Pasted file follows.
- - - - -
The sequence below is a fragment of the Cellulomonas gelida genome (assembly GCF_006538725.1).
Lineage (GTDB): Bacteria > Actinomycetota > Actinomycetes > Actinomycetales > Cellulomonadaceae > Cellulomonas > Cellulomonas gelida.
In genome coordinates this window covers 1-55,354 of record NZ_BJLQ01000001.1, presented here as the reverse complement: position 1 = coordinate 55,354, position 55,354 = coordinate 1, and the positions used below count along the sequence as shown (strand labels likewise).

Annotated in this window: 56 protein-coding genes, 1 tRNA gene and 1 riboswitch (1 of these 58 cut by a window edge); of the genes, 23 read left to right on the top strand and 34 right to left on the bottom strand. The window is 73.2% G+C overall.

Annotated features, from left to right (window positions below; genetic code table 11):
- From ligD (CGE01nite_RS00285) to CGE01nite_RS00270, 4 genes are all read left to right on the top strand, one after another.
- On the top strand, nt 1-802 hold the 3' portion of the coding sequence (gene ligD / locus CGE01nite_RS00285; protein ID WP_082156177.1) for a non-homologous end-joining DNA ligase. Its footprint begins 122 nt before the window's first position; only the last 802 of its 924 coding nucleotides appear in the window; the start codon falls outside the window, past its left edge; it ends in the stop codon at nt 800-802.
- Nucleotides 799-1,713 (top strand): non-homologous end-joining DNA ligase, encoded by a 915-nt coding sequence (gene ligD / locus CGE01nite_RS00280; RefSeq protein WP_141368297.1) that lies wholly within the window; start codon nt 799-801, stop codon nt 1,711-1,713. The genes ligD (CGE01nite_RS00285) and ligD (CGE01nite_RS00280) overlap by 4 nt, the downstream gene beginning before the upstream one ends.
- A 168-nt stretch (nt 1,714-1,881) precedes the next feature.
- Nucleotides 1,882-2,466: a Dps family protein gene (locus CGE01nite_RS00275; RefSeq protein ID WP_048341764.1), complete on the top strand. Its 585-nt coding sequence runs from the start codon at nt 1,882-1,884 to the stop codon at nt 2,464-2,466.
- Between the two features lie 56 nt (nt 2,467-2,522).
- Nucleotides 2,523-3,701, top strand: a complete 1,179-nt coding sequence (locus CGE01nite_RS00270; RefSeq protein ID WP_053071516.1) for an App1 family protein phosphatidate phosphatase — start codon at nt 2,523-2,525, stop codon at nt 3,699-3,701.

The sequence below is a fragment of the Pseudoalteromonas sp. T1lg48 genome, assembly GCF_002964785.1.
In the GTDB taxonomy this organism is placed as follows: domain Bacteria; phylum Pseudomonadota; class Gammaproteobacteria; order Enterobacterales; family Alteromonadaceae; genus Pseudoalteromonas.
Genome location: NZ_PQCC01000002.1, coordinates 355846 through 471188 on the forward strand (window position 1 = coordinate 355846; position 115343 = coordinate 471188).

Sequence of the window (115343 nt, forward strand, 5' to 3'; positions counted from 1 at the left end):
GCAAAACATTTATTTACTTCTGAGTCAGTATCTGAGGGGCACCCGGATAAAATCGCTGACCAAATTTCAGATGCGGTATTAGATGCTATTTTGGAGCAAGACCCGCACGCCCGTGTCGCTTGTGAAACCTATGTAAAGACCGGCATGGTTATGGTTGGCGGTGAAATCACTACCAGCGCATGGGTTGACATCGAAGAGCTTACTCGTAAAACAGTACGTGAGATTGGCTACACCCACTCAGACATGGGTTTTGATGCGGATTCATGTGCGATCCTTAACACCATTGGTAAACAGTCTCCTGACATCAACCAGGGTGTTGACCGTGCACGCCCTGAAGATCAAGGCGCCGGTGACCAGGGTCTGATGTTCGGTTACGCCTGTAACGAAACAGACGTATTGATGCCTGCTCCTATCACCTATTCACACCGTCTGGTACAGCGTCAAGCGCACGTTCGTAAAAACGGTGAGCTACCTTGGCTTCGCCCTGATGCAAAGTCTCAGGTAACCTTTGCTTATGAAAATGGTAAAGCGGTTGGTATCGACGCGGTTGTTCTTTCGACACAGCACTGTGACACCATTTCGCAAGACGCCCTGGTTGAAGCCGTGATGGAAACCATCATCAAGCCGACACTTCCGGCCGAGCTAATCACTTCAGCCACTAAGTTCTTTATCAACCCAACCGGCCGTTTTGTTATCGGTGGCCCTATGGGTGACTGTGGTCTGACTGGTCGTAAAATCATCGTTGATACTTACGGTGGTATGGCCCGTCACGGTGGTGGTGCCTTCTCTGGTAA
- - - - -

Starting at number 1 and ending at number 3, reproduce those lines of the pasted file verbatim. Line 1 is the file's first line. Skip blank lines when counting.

The sequence below is a fragment of the Cellulomonas gelida genome (assembly GCF_006538725.1).
Lineage (GTDB): Bacteria > Actinomycetota > Actinomycetes > Actinomycetales > Cellulomonadaceae > Cellulomonas > Cellulomonas gelida.
In genome coordinates this window covers 1-55,354 of record NZ_BJLQ01000001.1, presented here as the reverse complement: position 1 = coordinate 55,354, position 55,354 = coordinate 1, and the positions used below count along the sequence as shown (strand labels likewise).